Compliance Question of the Week

Are we required to implement policies and procedures specifically relating to safe deposit boxes and Bank Secrecy Act (BSA) monitoring? We have heard rumors that the NCUA is asking credit unions to produce and monitor reports that monitor safe deposit box activity.

Yes and no. Appendix F of the Federal Financial Institutions Examination Council (FFIEC) BSA Manual does indicate that certain patterns of behavior or activity directly related to a safe deposit box can be considered suspicious. 

Appendix F – Other Suspicious Activity:

  • Customer visits a safe deposit box or uses a safe custody account on an unusually frequent basis. 
  • Safe deposit boxes or safe custody accounts opened by individuals who do not reside or work in the institution’s service area, despite the availability of such services at an institution closer to them. 
  • Customer exhibits unusual traffic patterns in the safe deposit box area or unusual use of safe custody accounts. For example, several individuals arrive together, enter frequently, or carry bags or other containers that could conceal large amounts of currency, monetary instruments, or small valuable items.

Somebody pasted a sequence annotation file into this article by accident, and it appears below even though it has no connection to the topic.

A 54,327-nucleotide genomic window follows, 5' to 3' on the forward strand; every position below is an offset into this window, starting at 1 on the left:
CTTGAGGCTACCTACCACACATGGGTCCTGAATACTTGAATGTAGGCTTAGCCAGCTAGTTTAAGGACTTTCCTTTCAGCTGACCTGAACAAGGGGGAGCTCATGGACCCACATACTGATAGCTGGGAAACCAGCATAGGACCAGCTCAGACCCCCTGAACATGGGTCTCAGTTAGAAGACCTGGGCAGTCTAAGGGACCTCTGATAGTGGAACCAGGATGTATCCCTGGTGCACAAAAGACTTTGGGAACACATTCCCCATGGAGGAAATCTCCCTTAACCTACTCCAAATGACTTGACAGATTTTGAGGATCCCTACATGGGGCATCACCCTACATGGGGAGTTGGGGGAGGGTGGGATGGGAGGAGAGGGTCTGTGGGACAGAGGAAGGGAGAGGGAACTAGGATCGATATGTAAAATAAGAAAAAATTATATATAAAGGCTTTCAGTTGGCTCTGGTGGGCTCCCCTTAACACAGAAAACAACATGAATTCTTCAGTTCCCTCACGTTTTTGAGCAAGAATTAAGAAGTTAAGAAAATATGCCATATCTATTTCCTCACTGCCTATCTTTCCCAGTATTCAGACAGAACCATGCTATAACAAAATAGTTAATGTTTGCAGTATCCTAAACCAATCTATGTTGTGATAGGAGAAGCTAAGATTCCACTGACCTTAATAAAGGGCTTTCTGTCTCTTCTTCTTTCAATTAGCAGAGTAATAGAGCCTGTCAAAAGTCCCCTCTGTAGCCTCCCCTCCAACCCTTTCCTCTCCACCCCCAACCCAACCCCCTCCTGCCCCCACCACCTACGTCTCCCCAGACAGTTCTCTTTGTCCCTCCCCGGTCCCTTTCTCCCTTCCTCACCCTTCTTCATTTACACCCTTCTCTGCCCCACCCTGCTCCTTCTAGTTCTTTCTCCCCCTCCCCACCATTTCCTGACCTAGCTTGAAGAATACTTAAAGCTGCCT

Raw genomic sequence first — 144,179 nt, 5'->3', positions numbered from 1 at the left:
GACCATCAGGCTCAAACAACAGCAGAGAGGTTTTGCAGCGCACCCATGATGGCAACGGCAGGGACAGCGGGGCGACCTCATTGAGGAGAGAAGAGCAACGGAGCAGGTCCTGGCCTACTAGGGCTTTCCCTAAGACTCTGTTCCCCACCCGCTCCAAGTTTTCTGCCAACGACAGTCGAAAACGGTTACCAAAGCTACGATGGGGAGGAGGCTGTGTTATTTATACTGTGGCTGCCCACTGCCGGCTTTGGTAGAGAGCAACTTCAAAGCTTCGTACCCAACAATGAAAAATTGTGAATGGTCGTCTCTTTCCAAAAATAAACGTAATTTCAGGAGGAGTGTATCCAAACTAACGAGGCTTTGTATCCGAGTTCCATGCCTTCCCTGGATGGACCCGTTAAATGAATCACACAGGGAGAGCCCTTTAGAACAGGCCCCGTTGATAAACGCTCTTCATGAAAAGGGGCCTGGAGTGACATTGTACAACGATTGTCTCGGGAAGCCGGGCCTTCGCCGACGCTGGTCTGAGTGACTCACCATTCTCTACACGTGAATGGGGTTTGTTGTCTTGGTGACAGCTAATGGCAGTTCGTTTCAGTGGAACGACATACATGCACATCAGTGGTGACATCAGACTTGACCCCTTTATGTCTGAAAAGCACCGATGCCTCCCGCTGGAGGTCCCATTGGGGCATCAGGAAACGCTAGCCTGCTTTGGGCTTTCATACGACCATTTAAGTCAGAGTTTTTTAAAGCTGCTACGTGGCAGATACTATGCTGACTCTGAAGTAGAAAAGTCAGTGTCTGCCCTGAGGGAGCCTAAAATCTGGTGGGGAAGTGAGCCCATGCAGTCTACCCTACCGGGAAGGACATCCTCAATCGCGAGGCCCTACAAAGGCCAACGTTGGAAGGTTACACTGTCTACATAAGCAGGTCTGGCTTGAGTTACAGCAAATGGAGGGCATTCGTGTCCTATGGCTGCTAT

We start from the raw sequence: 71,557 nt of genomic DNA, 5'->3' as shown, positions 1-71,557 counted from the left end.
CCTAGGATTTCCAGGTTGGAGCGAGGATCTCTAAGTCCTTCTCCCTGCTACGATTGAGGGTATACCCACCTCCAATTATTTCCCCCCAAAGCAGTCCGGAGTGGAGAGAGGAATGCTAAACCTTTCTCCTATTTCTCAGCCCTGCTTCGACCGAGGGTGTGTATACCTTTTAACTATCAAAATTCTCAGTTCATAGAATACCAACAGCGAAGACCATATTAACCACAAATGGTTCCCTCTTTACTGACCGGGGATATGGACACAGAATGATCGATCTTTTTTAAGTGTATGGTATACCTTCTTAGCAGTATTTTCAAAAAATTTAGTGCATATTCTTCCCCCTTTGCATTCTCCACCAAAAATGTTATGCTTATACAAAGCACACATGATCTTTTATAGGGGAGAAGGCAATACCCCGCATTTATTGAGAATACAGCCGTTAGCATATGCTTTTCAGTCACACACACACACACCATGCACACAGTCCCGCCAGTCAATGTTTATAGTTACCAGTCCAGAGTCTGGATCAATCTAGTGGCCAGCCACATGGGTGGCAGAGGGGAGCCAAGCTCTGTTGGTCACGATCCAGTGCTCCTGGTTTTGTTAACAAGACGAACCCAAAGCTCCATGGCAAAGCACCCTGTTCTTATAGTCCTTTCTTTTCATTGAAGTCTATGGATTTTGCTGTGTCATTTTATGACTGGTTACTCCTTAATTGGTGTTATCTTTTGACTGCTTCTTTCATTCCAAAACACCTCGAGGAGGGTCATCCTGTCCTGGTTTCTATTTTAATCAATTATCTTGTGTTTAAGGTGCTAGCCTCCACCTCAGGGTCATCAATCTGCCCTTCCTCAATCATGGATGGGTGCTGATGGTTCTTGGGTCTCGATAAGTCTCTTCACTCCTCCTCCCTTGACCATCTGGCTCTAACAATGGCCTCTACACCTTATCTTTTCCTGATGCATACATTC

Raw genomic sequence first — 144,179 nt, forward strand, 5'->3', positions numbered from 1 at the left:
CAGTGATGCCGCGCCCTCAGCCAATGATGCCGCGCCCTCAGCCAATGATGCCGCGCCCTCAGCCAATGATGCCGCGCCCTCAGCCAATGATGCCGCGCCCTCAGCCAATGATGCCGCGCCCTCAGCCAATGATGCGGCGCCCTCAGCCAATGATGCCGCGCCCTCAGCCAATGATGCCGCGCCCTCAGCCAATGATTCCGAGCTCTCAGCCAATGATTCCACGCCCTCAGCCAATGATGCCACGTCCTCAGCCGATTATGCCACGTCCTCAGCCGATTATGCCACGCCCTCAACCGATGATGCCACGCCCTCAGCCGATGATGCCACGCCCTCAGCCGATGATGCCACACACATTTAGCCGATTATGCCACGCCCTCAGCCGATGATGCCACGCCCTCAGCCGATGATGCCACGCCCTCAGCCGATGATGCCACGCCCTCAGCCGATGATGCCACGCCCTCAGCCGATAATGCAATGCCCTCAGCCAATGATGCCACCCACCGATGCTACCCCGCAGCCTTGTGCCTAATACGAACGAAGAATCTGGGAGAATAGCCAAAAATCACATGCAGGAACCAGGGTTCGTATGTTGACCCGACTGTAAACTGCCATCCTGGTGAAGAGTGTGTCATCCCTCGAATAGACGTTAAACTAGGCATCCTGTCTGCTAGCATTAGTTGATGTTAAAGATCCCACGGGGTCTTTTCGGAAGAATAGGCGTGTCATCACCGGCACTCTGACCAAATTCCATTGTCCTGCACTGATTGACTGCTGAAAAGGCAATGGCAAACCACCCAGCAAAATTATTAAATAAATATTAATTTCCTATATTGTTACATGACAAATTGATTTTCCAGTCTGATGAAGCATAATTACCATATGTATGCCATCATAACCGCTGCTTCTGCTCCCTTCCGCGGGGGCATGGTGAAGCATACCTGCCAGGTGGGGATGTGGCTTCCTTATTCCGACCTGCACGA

• Customer rents multiple safe deposit boxes to store large amounts of currency, monetary instruments, or high-value assets awaiting conversion to currency, for placement into the banking system. Similarly, a customer establishes multiple safe custody accounts to park large amounts of securities awaiting sale and conversion into currency, monetary instruments, outgoing funds transfers, or a combination thereof, for placement into the banking system. 

Most credit unions will not have a way to produce a report that shows the frequency of access by each member to a safe deposit box. However, credit union staff generally knows their members and can determine if a member is changing his or her routine, if the routine is suspicious to begin with, and if the situation should be monitored.

While it may not be feasible to create a report that documents safe deposit box activity, credit union staff should be trained around the red flags found in Appendix F of the BSA Manual. The red flags listed provide a great training tool and could be incorporated into procedures that discuss identifiable suspicious activity.

Most importantly, credit union staff should be able to identify suspicious behavior and know when, how and to whom it should be reported. Branch staff is usually the best resource when it comes to identifying suspicious activity. Their training should be targeted to the situations they would most likely encounter, such as over-the-counter transactions, safe deposit boxes and account opening.


Questions? Contact the Compliance Hotline: 1.800.546.4465,

Posted in Compliance News.